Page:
Honduras vs. USA: Jurgen Klinsmann's Struggles Shouldn't Surprise USMNT Fans

Joseph ZuckerFeatured ColumnistFebruary 7, 2013

TORONTO, CANADA - JUNE 3:  Head coach Jurgen Klinsmann of USA watches before the start of their game against Canada during their international friendly match on June 3, 2012 at BMO Field in Toronto, Ontario, Canada. (Photo by Tom Szczerbowski/Getty Images)
Tom Szczerbowski/Getty Images

It's not time to push the panic button for the United States Men's National Team.

After producing uninspiring results in the third round of 2014 World Cup qualifying, the U.S. started out the fourth round with a 2-1 loss to Honduras in San Pedro Sula. There's still a lot of time to turn things around, so there's no need to over-exaggerate the situation.

Although the results are a bit disheartening, no fan should be shocked that Klinsmann continues to struggle with the tactical aspect of the job.

With Germany, he was bolstered by having Joachim Low as his No. 2. He thus proved very successful as the national team coach.

When Klinsmann went to Bayern Munich, he needed to focus much more on the tactical side of the game and foundered as a result. He didn't even last the entire season.

This is a man whose tactical failings Sunil Gulati and every U.S. fan should've been completely aware of when he was first hired in 2011.

To be fair to Klinsmann, though, this World Cup was bound to be a bit of a transitional period. No matter who coaches, this team is going to go through a major rough patch.

The best players on the team will be at or near their early 30s by the time the 2014 World Cup rolls around, and the back four was looking at a major reshuffle. The 2010 World Cup was the physical peak for many of the players that had helped rebuild the squad from the disaster of 2006.

In addition, should the team actually qualify, a path to the knockout stage at the World Cup is unlikely to come any easier than it did in 2010. England was in a down period and joined Slovenia and Algeria, which aren't exactly world-beaters, to fill out Group C.

Fans need to come to grips with the fact that the United States is not the same team from the World Cup, and the odds are much smaller for the team to make it to the tournament next year.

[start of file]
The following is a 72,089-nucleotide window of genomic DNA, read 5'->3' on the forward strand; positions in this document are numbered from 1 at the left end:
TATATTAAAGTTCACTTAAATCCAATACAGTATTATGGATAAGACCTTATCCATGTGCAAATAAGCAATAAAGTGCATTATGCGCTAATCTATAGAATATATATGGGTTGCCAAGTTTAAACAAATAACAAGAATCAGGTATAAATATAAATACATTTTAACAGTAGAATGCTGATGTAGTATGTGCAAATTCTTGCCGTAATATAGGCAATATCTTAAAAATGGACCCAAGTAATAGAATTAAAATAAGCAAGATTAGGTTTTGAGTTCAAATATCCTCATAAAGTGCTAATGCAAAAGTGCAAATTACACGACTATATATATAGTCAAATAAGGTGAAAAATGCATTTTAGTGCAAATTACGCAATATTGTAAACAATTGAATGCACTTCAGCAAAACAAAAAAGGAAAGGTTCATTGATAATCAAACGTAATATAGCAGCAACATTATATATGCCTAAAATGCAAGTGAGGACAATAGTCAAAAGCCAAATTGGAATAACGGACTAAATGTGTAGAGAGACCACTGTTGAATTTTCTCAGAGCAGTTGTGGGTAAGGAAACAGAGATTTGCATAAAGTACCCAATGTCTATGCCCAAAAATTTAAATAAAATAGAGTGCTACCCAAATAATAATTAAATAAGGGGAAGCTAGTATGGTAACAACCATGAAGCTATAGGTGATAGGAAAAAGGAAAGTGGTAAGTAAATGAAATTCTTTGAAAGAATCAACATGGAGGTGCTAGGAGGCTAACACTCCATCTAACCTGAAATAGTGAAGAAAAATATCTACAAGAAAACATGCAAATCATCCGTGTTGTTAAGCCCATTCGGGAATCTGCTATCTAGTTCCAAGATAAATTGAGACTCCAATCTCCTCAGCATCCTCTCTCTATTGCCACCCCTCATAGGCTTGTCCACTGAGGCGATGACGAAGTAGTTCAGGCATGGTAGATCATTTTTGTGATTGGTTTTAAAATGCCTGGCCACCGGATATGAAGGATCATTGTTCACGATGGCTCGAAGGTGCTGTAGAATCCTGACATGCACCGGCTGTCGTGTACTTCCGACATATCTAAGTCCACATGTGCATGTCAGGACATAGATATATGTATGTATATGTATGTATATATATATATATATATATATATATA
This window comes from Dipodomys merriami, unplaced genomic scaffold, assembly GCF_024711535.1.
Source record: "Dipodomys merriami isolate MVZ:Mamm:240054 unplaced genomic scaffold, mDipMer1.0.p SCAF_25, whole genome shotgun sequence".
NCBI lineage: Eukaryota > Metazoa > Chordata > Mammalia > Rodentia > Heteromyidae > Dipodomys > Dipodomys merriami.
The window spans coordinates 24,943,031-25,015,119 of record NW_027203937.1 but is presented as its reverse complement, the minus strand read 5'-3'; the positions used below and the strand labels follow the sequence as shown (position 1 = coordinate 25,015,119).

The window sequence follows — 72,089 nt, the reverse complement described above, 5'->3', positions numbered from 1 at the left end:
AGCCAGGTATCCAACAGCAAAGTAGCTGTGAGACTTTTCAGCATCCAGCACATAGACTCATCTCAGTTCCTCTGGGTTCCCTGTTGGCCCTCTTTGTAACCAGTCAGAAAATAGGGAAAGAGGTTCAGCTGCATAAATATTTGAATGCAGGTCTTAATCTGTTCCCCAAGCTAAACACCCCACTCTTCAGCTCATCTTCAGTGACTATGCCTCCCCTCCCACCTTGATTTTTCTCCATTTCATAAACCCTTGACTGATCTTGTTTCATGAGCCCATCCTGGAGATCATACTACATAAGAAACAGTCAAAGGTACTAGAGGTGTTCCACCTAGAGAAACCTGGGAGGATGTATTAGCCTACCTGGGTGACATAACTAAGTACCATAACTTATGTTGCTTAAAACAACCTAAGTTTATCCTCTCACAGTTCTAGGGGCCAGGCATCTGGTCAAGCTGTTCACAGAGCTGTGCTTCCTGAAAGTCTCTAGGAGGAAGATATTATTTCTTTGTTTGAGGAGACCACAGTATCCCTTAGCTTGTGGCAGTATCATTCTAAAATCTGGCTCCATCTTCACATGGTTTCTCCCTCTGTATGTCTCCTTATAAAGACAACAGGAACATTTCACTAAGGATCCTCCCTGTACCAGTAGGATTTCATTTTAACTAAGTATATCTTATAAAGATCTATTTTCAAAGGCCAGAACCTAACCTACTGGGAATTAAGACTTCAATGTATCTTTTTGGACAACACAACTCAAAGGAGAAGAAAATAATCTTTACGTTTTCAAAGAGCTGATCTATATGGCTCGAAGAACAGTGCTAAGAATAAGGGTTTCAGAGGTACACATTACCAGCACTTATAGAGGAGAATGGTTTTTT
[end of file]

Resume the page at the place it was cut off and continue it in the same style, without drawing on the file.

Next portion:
Things like America's dominance in CONCACAF qualifying and getting the better of Mexico quite often from 2000 through 2009 were taken for granted. It was just assumed that the U.S. was an automatic qualifier and would always beat Mexico on American soil.

Those kinds of things don't last forever.

The one man that is benefiting the most from the United States' struggles is Bob Bradley. Only now is he earning the credit for being able to consistently deliver results on the road in CONCACAF qualifying and besting Mexico time and again.

Bradley's time as head coach takes on a much greater sense of accomplishment when compared to Klinsmann's.

Much like with Bradley, it could be years before Klinsmann's true impact on this team is felt, albeit in a very different way.

Probably the biggest issue facing U.S. soccer is the fact that the youth program is in a bit of a shambles. Fortunately, the German has shown an affinity for building up from the bottom and reinvigorating the youth system.

Klinsmann has tried very hard to repair some of the issues the United States is facing in that area. With that in mind, it could be three or four years, likely long after the German's departure, before the results start showing up.

The next national team coach, hopefully much more tactically astute, will be able to reap the benefits and possibly make a run to the knockout stage of the World Cup.

In the present, though, the U.S. is unsurprisingly in a dogfight to qualify for the World Cup. While Klinsmann deserves to shoulder some of the blame, this was an unavoidable reckoning point for U.S. soccer.